The final member of Tier 3 is our first and only kicker in the third tier. Brooks Barwick was only a two-year starter at place kick for the Tar Heels, but in those two seasons, he piled up some impressive numbers. Barwick converted 37 of his 46 career field goal attempts, including a 1982 season that saw him connect on 20 of his 23 attempts. Despite those numbers in 1982, he never received any postseason recognition. Still, Barwick’s 80.4% conversion rates on field goals is the second best in program history amongst kickers with 30 or more field goal attempt, trailing Tier 2 member Casey Barth by one percentage point.
Tier 4: Clint Gwaltney, Tommy Hibbard, Jeff Reed, Josh McGee
We get back to the kickers here in Tier 4, starting with Clint Gwaltney. The 1990 second-team All-ACC member is tied for the single-season record in successful field goals in a season with 21, a number set during that 1990 season. In his four year career, Gwaltney converted 43 of his 64 career field goals, a 66.7% career conversion rate. His 1989 season, where he converted just 5 of 14 field goal attempts is what prevents him from being higher on this list.
We couldn’t stay away from punters too long, as early 2010’s punter Tommy Hibbard is the next member of this fourth tier. Hibbard only found himself on an All-ACC team once (second-team in 2012), but he put together a very solid four-year career in Chapel Hill. Hibbard would average over 41.0 yards per punt in each of his final three seasons on campus on the way to him finishing his career with a 41.6 yards per punt average on 230 career punts.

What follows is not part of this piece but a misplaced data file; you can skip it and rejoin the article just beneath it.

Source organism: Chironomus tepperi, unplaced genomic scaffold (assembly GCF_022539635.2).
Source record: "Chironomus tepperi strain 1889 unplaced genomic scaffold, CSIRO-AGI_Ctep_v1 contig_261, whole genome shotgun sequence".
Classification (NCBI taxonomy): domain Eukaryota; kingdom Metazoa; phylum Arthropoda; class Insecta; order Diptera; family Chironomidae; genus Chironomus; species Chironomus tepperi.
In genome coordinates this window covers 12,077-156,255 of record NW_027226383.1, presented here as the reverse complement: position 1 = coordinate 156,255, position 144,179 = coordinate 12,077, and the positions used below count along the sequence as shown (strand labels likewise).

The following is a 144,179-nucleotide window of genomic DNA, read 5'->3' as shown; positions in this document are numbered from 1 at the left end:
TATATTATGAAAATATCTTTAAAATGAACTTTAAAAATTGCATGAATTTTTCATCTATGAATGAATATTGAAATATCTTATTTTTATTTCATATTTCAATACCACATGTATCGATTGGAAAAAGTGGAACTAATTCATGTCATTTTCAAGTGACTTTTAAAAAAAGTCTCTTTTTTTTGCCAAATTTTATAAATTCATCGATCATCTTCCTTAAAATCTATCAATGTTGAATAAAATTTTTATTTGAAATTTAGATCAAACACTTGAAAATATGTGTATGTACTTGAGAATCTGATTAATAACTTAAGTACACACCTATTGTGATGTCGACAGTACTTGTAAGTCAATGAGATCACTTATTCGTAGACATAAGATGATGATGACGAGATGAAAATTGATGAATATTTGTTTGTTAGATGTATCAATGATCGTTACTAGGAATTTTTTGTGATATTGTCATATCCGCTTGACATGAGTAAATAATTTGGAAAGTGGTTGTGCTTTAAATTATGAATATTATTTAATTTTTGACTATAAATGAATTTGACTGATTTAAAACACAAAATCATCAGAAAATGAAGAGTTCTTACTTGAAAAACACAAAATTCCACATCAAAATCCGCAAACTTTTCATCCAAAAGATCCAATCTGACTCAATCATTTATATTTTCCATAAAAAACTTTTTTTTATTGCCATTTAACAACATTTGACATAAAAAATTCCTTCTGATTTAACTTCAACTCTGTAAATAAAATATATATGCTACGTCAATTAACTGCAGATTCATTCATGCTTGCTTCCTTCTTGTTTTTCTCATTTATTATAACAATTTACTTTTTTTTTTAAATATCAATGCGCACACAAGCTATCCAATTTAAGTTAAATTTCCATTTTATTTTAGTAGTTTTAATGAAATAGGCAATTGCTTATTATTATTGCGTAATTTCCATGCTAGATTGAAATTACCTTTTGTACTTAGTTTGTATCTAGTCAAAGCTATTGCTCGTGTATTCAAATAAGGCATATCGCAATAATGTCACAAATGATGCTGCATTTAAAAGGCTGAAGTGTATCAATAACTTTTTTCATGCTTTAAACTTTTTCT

It may have taken our next member of the fourth tier until his junior season to become the full-time starting kicker, but did he ever put together a strong career. Jeff Reed earned All-ACC second-team honors as a junior, after converting on 16 of his 20 field goal attempts. In his Tar Heel career, Reed hit 28 of his 36 field goal attempt equaling a 77.8% conversion rate, a mark that is only topped by Tier 2’s Casey Barth, Tier 3’s Brooks Barwick and Tier 5’s Tripp Pignetti.
The final member of this fourth tier is the player that prevented Reed from being higher on this list. Josh McGee still sits third in program history with 52 successful field goal attempts in his Tar Heel career and his six field goal makes in the 1999 game against Duke still sits as the most field goal makes in a single game for a Tar Heel kicker. McGee’s 72.2% conversion rate on field goals is the only things that keeps him from being in Tier 3.
Tier 5: Jeff Hayes, Nick Weiler, Tripp Pignetti
The final tier begins with Jeff Hayes, one of the few Tar Heels to handle both kicking an punting duties in his career. Hayes had his struggles as a kicker, converting on just 44.0% of his 50 field goal attempts, but he did have success as a punter. In his four career, Hayes was only a full-time starter at punter for one season, but that 1981 season earned him first-team All-ACC honors while averaging 41.8 per punt. Hayes would finish his career with a 40.1 yards per punt average.
Nick Weiler’s career will always be remembered by his game-winner on the road in Tallahassee in 2016, but his career was more than just that one kick. Although he got off to a bit of a shaky start in 2014, Weiler took over as the Tar Heels full-time kicker in 2015 and over the final two years of his career connected on 35 of his 44 attempts. His 76.9% conversion rate is fifth in Tar Heel history.
Tripp Pignetti will close us out here for the special teams rankings. Pignetti was a three-year starter at placekicker for the Heels from 1992 to 1994, where he converted 38 of his 48 career attempts. His 79.2% field goal conversion rate ranks third in school history.